Selection for feed efficiency is of increasing interest for cattle breeders, and countries are combining data to develop genomic breeding values to be used across feeding systems. Also a classical question is if we should breed cows with a higher feed intake (capacity) so they can convert more roughage into milk, or should we breed cows that are efficient and have a lower feed intake for a given yield, i.e. that are more profitable (milk yield - feed intake). To answer this question genotype by environment (GxE) was investigated. Experiments with a total of 1,602 cows recorded for dry matter intake (DMI), fat-protein corrected milk (FPCM) and liveweight) (LW) were grouped into a high, medium and low nutritional environment to estimate genetic parameters. Heritability for DMI and LW were constant across the environments, for milk yield there was a decrease in h2 from high to low environment. Genetic correlations between the environments ranged between 0.68 to 0.90 for DMI, and were slightly lower for FPCM, and higher for LW. Selection index calculations demonstrated that selection for higher intake gave heavier cows, and when selecting for a higher intake relatively to milk yield on a higher density diet there was no benefit in terms of profit on lower density diets. Therefore, the breeding goals should always be for profit (FPCM – DMI) independent of the nutritional environment. Keywords: R.F. Veerkamp, feed intake, genotype by environment interaction, breeding goal, dairy cattle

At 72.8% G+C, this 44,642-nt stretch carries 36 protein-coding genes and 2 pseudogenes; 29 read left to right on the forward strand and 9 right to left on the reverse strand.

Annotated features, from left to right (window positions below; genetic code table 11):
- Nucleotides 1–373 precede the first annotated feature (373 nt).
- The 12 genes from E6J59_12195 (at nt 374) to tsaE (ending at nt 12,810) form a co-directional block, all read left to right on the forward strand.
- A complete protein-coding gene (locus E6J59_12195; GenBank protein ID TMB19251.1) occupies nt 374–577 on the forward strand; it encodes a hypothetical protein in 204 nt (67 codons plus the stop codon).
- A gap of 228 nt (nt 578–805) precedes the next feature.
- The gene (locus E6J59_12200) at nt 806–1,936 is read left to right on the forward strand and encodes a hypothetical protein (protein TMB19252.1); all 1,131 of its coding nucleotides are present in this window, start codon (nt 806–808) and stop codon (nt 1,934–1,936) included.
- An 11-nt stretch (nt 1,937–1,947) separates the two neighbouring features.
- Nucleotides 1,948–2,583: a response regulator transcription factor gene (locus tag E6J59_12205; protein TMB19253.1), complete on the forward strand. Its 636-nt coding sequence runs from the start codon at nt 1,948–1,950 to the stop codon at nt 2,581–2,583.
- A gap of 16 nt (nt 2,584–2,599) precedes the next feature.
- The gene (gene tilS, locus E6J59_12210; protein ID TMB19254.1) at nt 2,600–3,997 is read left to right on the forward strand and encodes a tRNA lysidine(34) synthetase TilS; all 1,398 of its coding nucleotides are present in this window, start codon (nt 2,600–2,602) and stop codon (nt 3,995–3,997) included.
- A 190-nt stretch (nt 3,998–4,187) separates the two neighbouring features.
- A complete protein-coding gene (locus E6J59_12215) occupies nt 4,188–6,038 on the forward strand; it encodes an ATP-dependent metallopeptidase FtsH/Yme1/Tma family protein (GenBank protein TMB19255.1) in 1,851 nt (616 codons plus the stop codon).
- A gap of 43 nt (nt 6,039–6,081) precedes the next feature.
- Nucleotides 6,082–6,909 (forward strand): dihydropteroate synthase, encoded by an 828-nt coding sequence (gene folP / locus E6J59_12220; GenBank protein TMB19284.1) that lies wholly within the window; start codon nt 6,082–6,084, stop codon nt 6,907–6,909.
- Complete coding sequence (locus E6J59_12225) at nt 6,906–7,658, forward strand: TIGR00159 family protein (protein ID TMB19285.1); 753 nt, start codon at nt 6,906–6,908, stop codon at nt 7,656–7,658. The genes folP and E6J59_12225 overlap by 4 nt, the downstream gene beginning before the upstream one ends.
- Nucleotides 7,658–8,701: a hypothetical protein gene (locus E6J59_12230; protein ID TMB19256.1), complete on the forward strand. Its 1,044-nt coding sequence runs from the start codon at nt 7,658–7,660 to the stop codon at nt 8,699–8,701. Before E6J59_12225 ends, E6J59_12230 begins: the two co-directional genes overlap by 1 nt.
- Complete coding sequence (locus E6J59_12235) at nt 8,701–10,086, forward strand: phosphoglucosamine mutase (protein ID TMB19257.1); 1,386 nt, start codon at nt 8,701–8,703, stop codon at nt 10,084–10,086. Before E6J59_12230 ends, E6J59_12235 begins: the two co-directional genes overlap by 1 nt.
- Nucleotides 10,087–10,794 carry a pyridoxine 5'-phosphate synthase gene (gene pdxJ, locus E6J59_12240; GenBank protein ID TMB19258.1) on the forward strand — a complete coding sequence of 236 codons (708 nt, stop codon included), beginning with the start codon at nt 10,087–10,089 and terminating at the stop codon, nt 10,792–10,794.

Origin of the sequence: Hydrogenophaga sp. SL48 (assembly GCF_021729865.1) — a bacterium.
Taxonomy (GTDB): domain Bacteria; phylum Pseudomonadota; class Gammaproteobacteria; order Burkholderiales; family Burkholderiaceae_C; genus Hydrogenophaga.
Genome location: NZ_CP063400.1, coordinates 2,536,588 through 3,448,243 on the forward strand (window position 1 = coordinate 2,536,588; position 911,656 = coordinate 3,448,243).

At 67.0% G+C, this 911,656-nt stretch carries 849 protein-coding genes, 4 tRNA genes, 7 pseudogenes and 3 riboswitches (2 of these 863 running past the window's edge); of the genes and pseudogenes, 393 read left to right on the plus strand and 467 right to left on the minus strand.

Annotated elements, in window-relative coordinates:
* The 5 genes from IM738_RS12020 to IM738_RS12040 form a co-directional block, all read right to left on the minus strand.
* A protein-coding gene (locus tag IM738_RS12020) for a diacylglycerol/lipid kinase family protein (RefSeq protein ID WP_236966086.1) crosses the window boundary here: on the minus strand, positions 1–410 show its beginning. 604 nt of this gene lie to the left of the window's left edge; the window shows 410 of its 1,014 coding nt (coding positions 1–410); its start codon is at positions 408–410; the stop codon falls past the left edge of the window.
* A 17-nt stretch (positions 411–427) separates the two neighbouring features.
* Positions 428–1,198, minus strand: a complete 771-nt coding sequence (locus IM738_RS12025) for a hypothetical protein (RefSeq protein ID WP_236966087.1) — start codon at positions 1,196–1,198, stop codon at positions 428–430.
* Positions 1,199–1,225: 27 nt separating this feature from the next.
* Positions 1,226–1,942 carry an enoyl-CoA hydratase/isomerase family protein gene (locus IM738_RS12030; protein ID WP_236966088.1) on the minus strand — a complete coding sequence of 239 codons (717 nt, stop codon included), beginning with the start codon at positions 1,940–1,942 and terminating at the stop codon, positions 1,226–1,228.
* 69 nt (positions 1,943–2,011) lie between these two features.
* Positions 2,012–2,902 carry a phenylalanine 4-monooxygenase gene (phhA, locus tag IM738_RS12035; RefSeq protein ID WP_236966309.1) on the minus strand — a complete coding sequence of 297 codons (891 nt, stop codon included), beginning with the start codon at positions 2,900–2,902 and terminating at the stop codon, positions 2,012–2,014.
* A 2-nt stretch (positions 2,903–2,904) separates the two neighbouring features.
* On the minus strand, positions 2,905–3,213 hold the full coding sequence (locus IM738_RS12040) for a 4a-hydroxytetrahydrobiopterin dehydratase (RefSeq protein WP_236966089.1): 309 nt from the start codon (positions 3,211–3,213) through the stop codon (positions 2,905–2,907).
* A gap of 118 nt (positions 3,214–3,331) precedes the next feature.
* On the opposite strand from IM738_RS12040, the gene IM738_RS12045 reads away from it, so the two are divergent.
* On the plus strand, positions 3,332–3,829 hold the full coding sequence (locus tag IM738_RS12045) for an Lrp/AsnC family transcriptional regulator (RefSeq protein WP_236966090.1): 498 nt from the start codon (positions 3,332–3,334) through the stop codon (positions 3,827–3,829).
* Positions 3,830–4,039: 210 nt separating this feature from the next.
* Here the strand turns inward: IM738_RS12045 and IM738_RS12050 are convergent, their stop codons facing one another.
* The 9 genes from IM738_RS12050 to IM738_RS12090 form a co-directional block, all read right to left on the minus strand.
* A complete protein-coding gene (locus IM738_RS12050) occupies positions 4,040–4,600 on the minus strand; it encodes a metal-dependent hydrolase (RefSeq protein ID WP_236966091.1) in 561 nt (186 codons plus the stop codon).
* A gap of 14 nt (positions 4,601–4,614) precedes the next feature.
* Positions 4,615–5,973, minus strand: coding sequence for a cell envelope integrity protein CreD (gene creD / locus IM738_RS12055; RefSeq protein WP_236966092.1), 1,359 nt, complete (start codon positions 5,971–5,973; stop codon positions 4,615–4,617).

Proceedings of the World Congress on Genetics Applied to Livestock Production, Volume Biology - Feed Intake and Efficiency 1, , 189, 2018
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